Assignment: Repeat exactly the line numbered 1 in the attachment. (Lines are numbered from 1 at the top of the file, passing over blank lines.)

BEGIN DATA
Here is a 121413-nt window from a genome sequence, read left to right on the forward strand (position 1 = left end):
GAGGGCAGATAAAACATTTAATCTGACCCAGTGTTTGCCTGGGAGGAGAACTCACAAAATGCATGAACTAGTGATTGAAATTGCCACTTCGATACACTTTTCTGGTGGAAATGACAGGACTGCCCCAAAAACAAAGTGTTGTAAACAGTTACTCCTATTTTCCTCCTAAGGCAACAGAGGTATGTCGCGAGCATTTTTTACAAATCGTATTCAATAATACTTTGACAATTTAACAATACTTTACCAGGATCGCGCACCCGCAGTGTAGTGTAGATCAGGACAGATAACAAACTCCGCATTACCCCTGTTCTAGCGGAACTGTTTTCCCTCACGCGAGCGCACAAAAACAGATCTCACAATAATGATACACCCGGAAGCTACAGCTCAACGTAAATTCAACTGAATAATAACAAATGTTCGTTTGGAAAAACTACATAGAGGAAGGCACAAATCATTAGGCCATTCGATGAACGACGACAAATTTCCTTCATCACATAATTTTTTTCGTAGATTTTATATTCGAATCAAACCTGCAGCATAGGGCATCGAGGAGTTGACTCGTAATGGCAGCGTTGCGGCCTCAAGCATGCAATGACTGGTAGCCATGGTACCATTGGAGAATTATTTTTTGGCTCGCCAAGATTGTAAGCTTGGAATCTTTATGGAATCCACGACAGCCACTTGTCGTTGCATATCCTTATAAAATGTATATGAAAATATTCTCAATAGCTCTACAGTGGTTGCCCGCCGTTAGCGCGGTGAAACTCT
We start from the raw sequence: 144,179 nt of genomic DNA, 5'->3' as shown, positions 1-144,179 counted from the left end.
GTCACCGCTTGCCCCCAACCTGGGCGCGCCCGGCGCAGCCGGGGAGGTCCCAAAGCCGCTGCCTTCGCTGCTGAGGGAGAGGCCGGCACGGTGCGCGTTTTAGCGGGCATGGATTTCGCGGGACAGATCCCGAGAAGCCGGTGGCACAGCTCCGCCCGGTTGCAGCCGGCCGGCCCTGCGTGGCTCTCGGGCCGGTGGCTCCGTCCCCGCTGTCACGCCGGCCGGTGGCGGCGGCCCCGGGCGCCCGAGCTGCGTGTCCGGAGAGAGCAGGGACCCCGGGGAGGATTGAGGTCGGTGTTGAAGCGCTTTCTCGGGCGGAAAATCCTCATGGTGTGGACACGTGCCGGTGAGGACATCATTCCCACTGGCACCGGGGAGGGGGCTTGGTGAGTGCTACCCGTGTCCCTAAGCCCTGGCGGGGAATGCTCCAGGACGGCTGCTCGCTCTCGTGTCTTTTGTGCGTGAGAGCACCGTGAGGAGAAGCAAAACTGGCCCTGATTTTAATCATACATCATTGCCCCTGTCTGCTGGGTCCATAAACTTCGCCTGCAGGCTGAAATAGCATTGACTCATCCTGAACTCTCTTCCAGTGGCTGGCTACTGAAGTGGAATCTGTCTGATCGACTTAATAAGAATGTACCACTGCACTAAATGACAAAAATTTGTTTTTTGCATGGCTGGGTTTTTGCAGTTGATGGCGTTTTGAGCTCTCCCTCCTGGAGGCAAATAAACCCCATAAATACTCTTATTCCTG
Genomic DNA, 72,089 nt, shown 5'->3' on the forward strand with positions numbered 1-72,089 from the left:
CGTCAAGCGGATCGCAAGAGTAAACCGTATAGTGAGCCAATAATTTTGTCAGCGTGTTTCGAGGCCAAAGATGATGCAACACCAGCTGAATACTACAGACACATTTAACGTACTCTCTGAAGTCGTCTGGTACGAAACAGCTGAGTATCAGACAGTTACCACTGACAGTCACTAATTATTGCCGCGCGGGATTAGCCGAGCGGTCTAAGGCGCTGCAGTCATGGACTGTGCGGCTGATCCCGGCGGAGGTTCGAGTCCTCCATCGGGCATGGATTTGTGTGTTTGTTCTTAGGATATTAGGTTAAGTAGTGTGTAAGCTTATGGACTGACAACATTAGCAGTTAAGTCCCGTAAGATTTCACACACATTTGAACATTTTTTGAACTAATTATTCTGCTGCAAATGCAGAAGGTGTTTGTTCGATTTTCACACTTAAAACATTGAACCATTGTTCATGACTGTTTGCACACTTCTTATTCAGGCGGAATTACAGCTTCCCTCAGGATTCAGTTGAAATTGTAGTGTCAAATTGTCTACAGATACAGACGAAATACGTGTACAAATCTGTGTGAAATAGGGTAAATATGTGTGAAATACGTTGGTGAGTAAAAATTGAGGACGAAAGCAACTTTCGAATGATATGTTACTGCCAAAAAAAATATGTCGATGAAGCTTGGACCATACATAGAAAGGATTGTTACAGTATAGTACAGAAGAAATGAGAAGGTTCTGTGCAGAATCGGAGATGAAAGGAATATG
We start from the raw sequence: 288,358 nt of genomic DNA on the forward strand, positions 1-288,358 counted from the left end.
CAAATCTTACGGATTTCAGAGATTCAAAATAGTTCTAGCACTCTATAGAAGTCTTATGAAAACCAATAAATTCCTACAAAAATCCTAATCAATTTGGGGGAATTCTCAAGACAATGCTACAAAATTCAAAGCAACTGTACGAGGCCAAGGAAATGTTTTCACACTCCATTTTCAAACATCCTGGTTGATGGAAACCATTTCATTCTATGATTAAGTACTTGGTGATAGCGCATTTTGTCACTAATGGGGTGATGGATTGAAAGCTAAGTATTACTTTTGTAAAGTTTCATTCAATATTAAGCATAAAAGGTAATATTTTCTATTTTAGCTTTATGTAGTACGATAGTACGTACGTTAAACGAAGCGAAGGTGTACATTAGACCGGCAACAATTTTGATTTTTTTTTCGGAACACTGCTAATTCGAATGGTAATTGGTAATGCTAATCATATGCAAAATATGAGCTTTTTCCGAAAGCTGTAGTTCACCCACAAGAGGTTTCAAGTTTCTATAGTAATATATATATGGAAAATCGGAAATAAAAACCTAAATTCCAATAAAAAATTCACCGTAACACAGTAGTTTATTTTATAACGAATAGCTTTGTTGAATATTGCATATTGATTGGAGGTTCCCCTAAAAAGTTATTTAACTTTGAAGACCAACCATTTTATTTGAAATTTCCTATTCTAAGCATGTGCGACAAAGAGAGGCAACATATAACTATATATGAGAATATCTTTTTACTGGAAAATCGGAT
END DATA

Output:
Here is a 121413-nt window from a genome sequence, read left to right on the forward strand (position 1 = left end):